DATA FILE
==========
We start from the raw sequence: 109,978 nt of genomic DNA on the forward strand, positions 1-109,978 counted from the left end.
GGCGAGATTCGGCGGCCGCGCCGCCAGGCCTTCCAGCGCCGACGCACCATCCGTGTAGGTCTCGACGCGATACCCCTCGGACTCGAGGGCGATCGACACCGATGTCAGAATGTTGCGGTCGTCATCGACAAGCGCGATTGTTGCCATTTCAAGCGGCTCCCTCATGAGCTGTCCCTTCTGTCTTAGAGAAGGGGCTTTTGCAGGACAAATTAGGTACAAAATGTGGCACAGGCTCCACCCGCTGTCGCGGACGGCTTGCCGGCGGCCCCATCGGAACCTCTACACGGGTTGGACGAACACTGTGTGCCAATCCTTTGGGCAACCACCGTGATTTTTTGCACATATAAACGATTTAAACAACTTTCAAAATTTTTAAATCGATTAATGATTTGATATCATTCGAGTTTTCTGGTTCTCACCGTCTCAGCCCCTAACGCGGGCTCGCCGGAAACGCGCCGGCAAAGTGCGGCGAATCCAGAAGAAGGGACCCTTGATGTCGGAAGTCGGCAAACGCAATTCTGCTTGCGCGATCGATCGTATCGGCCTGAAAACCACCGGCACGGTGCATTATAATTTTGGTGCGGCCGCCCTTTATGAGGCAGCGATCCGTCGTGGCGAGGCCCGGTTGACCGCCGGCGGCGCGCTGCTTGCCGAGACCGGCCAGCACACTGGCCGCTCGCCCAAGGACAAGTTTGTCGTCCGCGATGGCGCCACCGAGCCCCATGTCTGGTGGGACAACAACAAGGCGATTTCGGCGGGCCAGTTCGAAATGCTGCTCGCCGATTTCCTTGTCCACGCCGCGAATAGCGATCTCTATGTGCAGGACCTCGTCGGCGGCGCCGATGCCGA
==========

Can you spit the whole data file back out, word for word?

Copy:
We start from the raw sequence: 109,978 nt of genomic DNA on the forward strand, positions 1-109,978 counted from the left end.
GGCGAGATTCGGCGGCCGCGCCGCCAGGCCTTCCAGCGCCGACGCACCATCCGTGTAGGTCTCGACGCGATACCCCTCGGACTCGAGGGCGATCGACACCGATGTCAGAATGTTGCGGTCGTCATCGACAAGCGCGATTGTTGCCATTTCAAGCGGCTCCCTCATGAGCTGTCCCTTCTGTCTTAGAGAAGGGGCTTTTGCAGGACAAATTAGGTACAAAATGTGGCACAGGCTCCACCCGCTGTCGCGGACGGCTTGCCGGCGGCCCCATCGGAACCTCTACACGGGTTGGACGAACACTGTGTGCCAATCCTTTGGGCAACCACCGTGATTTTTTGCACATATAAACGATTTAAACAACTTTCAAAATTTTTAAATCGATTAATGATTTGATATCATTCGAGTTTTCTGGTTCTCACCGTCTCAGCCCCTAACGCGGGCTCGCCGGAAACGCGCCGGCAAAGTGCGGCGAATCCAGAAGAAGGGACCCTTGATGTCGGAAGTCGGCAAACGCAATTCTGCTTGCGCGATCGATCGTATCGGCCTGAAAACCACCGGCACGGTGCATTATAATTTTGGTGCGGCCGCCCTTTATGAGGCAGCGATCCGTCGTGGCGAGGCCCGGTTGACCGCCGGCGGCGCGCTGCTTGCCGAGACCGGCCAGCACACTGGCCGCTCGCCCAAGGACAAGTTTGTCGTCCGCGATGGCGCCACCGAGCCCCATGTCTGGTGGGACAACAACAAGGCGATTTCGGCGGGCCAGTTCGAAATGCTGCTCGCCGATTTCCTTGTCCACGCCGCGAATAGCGATCTCTATGTGCAGGACCTCGTCGGCGGCGCCGATGCCGA